Given the steady stream of corruption and mismanagement allegations that have emanated from the province in recent months, it is hardly revelatory to suggest that Quebec has a problem with transparency. A Submission released today by Centre for Law and Democracy (CLD) spells out in the detail the nature of these problems, and how Quebec’s legal framework for access to information needs to be changed to bring it into line with international standards in this area.
The Submission identifies a litany of deficiencies, including overly broad exceptions, the limited scope of the law, routine breaches of timelines and overcharging of requesters. It also notes that several public authorities, including ministers’ offices, municipalities and members of the National Assembly, are under no firm obligation to disclose any information, instead having the discretion to release information only when they feel this would be expedient.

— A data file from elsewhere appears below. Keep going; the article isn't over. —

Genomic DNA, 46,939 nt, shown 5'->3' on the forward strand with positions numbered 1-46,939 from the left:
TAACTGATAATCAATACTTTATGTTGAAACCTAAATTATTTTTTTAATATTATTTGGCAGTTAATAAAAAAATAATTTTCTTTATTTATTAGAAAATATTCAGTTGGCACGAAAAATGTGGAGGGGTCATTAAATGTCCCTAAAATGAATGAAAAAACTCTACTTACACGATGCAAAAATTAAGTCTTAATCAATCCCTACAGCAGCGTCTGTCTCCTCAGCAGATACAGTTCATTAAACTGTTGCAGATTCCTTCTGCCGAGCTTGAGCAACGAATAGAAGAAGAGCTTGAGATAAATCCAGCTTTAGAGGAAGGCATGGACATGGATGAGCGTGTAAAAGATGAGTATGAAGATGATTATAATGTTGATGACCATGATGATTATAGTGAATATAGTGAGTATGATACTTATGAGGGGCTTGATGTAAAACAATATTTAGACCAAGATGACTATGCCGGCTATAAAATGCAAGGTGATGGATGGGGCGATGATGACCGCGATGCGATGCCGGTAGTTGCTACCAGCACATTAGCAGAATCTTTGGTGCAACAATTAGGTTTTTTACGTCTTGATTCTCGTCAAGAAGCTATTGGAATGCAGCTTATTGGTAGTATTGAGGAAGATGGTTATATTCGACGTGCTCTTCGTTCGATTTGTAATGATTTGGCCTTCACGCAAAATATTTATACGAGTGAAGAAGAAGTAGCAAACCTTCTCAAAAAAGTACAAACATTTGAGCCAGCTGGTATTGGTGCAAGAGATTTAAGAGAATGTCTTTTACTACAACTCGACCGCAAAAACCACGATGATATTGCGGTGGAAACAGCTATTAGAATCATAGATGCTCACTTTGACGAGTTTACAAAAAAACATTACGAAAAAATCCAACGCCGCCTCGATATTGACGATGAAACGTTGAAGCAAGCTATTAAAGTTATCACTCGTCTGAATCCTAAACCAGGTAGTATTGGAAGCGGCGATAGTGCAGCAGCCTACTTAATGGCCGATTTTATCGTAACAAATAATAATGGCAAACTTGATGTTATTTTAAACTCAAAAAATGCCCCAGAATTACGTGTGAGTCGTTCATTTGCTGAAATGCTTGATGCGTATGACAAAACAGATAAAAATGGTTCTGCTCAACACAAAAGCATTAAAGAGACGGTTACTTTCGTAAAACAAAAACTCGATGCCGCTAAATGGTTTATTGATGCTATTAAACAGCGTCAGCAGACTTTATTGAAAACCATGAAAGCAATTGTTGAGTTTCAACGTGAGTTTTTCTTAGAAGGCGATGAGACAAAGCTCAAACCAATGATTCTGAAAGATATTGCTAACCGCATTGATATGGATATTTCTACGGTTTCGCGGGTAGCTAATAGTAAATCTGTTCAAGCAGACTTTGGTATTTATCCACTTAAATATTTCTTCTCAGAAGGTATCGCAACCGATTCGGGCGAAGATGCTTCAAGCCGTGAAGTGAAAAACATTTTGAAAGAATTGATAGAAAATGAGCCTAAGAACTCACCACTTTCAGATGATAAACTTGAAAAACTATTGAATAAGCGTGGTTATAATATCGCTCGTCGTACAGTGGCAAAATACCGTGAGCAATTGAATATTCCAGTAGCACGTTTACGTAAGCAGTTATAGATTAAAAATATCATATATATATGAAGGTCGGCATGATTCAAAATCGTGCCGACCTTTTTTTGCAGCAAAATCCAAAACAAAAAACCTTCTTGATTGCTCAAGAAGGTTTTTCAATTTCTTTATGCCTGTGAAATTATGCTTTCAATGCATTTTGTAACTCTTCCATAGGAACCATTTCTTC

“Previous studies carried out by CLD have found significant problems in every jurisdiction in Canada,” said Toby Mendel, Executive Director of CLD. “But even in this weak peer group Quebec is noticeably deficient. We urge the Government of Quebec to seize this opportunity to take action to put a stop to the culture of secrecy and the harm it engenders.”
The Submission was prepared for a general consultation and public hearing being held by the Province of Quebec’s Committee on Institutions that is meant to address, among other issues, the implementation of Quebec’s Act Respecting Access to Documents Held by Public Bodies and the Protection of Personal Information.